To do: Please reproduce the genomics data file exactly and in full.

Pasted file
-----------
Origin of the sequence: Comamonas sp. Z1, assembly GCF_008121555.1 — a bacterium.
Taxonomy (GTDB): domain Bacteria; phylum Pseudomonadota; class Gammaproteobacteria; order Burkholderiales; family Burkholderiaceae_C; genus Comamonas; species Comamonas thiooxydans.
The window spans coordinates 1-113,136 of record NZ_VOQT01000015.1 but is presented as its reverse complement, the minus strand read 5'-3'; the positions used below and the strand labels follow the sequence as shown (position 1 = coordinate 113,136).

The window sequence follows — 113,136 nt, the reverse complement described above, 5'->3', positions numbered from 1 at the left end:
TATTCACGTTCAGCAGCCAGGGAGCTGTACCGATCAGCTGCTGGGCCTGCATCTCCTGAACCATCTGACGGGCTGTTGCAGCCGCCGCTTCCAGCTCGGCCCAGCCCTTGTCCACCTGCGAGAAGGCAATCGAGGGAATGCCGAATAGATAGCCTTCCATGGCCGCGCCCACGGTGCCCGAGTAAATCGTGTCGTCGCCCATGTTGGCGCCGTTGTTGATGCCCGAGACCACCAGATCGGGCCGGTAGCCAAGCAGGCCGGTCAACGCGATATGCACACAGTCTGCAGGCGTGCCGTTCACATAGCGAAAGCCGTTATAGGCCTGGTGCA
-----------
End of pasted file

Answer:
Origin of the sequence: Comamonas sp. Z1, assembly GCF_008121555.1 — a bacterium.
Taxonomy (GTDB): domain Bacteria; phylum Pseudomonadota; class Gammaproteobacteria; order Burkholderiales; family Burkholderiaceae_C; genus Comamonas; species Comamonas thiooxydans.
The window spans coordinates 1-113,136 of record NZ_VOQT01000015.1 but is presented as its reverse complement, the minus strand read 5'-3'; the positions used below and the strand labels follow the sequence as shown (position 1 = coordinate 113,136).

The window sequence follows — 113,136 nt, the reverse complement described above, 5'->3', positions numbered from 1 at the left end:
TATTCACGTTCAGCAGCCAGGGAGCTGTACCGATCAGCTGCTGGGCCTGCATCTCCTGAACCATCTGACGGGCTGTTGCAGCCGCCGCTTCCAGCTCGGCCCAGCCCTTGTCCACCTGCGAGAAGGCAATCGAGGGAATGCCGAATAGATAGCCTTCCATGGCCGCGCCCACGGTGCCCGAGTAAATCGTGTCGTCGCCCATGTTGGCGCCGTTGTTGATGCCCGAGACCACCAGATCGGGCCGGTAGCCAAGCAGGCCGGTCAACGCGATATGCACACAGTCTGCAGGCGTGCCGTTCACATAGCGAAAGCCGTTATAGGCCTGGTGCA